iTunes scam costs elderly Vic woman $46k

Christopher Talbot
AAP
Police are working with Apple to find out where and how iTunes gift cards were activated in a scam.

A shop assistant has stopped an elderly woman from buying iTunes gift cards that were bound for overseas scammers who had already duped her out of $46,000.

The 74-year-old Hawthorn woman was contacted by an overseas scammer by phone earlier this month, who claimed to work for a major telco, police said.

She was then groomed for a week, in constant contact with the scammers, who provided her with an Australian phone number, which was re-routed overseas via Skype.

The offenders gained remote access to the woman's computer and online banking and told her they had deposited money into her account to 'help fix her security' then asked her to withdraw it and send it via MoneyGram to various bank accounts in India.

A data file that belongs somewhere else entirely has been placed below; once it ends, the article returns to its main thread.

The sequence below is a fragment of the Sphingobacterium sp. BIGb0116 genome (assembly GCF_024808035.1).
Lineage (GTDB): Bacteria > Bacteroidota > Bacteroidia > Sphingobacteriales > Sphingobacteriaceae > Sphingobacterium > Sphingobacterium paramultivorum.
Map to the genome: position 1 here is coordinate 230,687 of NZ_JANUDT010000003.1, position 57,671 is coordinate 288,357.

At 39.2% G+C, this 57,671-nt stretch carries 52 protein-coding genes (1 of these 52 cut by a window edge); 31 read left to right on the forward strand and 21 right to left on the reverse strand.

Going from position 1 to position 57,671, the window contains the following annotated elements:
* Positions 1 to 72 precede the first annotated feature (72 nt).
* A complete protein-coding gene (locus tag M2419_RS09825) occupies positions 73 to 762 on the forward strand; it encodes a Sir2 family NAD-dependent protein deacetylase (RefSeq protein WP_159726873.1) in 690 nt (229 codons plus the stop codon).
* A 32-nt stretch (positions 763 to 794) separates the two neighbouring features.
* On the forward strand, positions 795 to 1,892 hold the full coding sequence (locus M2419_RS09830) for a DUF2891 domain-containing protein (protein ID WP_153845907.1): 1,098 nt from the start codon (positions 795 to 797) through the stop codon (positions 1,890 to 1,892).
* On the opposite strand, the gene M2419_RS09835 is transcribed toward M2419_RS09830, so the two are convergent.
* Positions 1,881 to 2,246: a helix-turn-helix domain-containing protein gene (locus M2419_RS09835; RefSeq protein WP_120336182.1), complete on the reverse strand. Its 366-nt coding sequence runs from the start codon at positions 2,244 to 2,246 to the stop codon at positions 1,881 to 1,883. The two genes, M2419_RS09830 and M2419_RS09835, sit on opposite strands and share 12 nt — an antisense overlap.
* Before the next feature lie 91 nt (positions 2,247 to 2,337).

The offenders also requested the victim withdraw cash, purchase more than 330 iTunes gift cards and relay the gift card codes over the phone in order to 'fix her security problem', police said.

A worker at a major retailer called police when the woman came in to buy a large number of cards, putting a stop to the scam.

Yarra Crime Investigation Unit Detective Senior Constable Cameron Mitchell says it was a cruel, targeted attack.

"The offenders made transfers of cash between the victim's three bank accounts in order to confuse her and make it look like the balance of her account was increasing," Det Sen Const Mitchell said in a statement.

"The victim believed she was transferring the telco's money to the overseas accounts when in fact it was her own.

"They had an Indian accent. We are relying on talking to authorities where we believe the money has gone to, but once it leaves Australia it's very hard to recoup."

Police are working with Apple to find out where and how the cards were activated and have called on retailers to question anyone buying large amounts of gift cards.

Residents are urged to report any scams of this nature to the Australian Cybercrime Online Reporting Network (ACORN) at www.acorn.gov.au